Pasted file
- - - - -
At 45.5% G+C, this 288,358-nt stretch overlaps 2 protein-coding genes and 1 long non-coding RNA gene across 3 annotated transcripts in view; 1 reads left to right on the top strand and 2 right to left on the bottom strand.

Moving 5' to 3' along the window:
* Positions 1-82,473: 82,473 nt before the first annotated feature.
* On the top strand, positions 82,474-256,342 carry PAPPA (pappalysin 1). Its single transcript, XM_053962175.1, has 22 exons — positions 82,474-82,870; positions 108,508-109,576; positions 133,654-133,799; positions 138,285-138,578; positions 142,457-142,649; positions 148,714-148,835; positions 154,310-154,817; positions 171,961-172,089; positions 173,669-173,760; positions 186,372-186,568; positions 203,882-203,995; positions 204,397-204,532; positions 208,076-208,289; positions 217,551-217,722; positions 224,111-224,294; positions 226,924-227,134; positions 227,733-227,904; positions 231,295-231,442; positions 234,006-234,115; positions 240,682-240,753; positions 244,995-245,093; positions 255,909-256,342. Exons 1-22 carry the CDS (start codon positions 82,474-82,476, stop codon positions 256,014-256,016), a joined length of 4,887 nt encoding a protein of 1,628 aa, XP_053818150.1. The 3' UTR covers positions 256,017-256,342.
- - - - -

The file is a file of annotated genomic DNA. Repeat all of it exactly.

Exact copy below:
At 45.5% G+C, this 288,358-nt stretch overlaps 2 protein-coding genes and 1 long non-coding RNA gene across 3 annotated transcripts in view; 1 reads left to right on the top strand and 2 right to left on the bottom strand.

Moving 5' to 3' along the window:
* Positions 1-82,473: 82,473 nt before the first annotated feature.
* On the top strand, positions 82,474-256,342 carry PAPPA (pappalysin 1). Its single transcript, XM_053962175.1, has 22 exons — positions 82,474-82,870; positions 108,508-109,576; positions 133,654-133,799; positions 138,285-138,578; positions 142,457-142,649; positions 148,714-148,835; positions 154,310-154,817; positions 171,961-172,089; positions 173,669-173,760; positions 186,372-186,568; positions 203,882-203,995; positions 204,397-204,532; positions 208,076-208,289; positions 217,551-217,722; positions 224,111-224,294; positions 226,924-227,134; positions 227,733-227,904; positions 231,295-231,442; positions 234,006-234,115; positions 240,682-240,753; positions 244,995-245,093; positions 255,909-256,342. Exons 1-22 carry the CDS (start codon positions 82,474-82,476, stop codon positions 256,014-256,016), a joined length of 4,887 nt encoding a protein of 1,628 aa, XP_053818150.1. The 3' UTR covers positions 256,017-256,342.